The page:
In a more “business decision” example – quite simply reporting an uplift of engagement rates from 2.3% to 3.5% is not in context of the tangible business benefit. What does that mean to the business? What value does that hold? Again, see point 6.

Horrible word alert, but applying the right taxonomies, tags or content to our content, social activity, website interaction, customer acquisition/lead generation/CRM data will help us to build personalised experiences for our customers. Communicating with the through relevance, through context. Remember humans apply context, not machines!

3. Align social media to real business objectives

Any of us falling into the serious social category would have heard this before, again, not ground breaking. It was certainly a fixation for the panel I sat on “Social media’s big data future”.


But the reason it keeps coming up, keeps being repeated is because it is not happening yet. There is still too much lazy social media (see point 6) – still lining up to weak metrics such as community size and reach and no real efforts to prove an ROI. Now, don’t get me wrong, if you have set out your social media strategy and are primarily the channels to drive reach and engagement benchmarking against other mediums in the same way, the great, thumbs up! The problem is that this strategy does not exist or atleast isn’t bought into across the business at a senior level. Therefore when reporting the success of “top of the funnel metrics” and how many anecdotal nice comments and positive sentiment you have, unsurprisingly that is just not enough to justify investment or further it!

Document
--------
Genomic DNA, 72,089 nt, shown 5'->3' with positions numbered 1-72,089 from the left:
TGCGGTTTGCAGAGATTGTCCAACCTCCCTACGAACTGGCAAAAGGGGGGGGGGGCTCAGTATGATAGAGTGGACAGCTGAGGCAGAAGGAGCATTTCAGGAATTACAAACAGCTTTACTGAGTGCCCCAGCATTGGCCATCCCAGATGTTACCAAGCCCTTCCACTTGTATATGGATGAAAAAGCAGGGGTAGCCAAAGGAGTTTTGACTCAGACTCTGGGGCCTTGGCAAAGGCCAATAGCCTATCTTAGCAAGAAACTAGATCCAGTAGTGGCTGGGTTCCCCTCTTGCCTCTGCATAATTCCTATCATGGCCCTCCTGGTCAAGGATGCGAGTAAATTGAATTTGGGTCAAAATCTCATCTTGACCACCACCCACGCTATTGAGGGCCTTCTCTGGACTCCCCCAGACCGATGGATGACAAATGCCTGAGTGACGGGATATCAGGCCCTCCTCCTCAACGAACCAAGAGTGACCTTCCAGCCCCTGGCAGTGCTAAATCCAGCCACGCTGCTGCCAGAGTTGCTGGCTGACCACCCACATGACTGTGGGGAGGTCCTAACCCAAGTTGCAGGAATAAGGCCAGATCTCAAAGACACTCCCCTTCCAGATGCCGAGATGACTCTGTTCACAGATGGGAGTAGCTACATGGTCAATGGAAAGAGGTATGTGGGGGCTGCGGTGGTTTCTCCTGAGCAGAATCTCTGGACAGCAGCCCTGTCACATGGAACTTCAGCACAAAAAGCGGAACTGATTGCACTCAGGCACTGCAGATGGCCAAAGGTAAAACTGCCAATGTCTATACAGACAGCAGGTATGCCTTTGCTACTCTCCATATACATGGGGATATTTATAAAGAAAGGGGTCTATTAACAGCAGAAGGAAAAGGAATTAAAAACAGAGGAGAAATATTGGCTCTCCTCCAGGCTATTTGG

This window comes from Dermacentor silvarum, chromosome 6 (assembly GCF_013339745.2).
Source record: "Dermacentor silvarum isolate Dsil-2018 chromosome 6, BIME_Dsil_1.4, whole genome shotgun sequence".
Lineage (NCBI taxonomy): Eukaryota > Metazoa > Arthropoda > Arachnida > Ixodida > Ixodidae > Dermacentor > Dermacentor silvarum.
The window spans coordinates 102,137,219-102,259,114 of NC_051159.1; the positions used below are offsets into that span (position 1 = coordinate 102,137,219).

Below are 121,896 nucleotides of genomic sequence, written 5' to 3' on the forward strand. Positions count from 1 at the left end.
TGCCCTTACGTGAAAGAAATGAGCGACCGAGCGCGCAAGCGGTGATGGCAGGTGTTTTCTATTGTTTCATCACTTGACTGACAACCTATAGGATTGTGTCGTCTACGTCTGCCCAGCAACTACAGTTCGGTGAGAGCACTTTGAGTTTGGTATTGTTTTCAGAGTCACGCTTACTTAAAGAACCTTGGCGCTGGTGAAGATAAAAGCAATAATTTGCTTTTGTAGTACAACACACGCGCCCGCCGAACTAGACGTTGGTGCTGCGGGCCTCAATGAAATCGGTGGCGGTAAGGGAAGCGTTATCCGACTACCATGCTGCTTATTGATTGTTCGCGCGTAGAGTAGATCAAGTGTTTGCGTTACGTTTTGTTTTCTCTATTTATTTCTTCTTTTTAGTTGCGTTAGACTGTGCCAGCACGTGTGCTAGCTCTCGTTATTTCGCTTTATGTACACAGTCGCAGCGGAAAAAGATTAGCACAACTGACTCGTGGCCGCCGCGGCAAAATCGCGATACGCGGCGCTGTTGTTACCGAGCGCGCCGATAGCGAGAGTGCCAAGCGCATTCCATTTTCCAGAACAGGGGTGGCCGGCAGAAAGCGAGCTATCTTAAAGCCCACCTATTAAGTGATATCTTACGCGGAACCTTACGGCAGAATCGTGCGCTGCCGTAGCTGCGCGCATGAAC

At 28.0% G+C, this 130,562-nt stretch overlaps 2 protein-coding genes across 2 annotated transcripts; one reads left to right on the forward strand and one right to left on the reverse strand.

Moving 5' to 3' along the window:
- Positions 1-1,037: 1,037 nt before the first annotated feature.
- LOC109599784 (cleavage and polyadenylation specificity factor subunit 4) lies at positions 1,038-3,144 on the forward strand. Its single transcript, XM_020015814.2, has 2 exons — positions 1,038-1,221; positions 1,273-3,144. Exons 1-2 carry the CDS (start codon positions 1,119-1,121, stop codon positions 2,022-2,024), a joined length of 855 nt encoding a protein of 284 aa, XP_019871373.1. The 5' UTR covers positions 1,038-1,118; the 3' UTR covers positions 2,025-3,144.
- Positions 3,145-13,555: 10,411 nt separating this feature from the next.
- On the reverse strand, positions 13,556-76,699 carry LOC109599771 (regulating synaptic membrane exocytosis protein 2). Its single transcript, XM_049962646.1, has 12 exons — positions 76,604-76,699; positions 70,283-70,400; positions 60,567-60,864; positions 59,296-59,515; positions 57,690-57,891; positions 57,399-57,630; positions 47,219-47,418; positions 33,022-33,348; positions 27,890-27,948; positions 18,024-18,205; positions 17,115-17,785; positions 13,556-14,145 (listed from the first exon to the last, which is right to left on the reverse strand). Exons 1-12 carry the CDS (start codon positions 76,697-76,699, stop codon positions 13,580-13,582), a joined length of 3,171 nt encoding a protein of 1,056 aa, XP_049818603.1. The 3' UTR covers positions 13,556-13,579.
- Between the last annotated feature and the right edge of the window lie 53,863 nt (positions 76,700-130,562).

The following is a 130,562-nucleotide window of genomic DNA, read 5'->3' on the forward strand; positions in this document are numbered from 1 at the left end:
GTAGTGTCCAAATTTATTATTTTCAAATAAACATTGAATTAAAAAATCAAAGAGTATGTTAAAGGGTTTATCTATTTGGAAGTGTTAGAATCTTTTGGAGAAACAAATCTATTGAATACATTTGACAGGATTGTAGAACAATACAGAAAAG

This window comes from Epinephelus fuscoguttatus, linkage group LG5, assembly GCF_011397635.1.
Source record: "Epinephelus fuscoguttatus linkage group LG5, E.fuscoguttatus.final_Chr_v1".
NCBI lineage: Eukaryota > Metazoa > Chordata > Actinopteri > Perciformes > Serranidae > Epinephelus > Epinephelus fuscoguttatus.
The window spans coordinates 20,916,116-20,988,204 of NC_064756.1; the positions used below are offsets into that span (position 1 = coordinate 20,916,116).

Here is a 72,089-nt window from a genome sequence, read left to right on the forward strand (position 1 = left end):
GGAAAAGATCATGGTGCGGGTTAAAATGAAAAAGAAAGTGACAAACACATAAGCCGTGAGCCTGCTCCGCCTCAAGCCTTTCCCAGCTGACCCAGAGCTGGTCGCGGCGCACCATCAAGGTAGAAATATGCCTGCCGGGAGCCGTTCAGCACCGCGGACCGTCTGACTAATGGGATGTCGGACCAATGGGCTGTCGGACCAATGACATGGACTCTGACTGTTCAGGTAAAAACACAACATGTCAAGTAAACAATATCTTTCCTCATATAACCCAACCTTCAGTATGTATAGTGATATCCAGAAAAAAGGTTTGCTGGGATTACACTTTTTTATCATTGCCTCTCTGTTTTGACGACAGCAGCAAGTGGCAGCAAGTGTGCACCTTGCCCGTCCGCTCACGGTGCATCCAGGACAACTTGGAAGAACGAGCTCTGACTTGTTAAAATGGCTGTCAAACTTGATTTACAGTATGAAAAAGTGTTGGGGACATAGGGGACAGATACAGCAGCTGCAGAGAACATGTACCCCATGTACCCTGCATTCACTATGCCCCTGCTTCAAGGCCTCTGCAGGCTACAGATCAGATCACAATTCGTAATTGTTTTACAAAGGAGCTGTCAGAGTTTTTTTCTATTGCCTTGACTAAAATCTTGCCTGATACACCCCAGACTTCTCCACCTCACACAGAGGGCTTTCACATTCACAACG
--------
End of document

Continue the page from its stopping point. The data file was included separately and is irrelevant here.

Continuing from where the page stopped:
4. Test and prove models illustrate social & ROI

Sorry to @storyjoy for my outburst here. But the reason for my frustration is that for some reason when it comes to social media everyone is obsessed around proving ROI, the big all-encompassing non-specific, tar with the same brush version. Who really asks knows the answer to what is the ROI of PR? What is the ROI of our TV advertising? In most cases you would need to look at uplift in sales or enquiries as a metric but there are so many variables at play here, at best it is an indicator. Yet with social media (which by the way you can track through to sale and justify an ROI better than the channels above) everyone wants to complete the answer.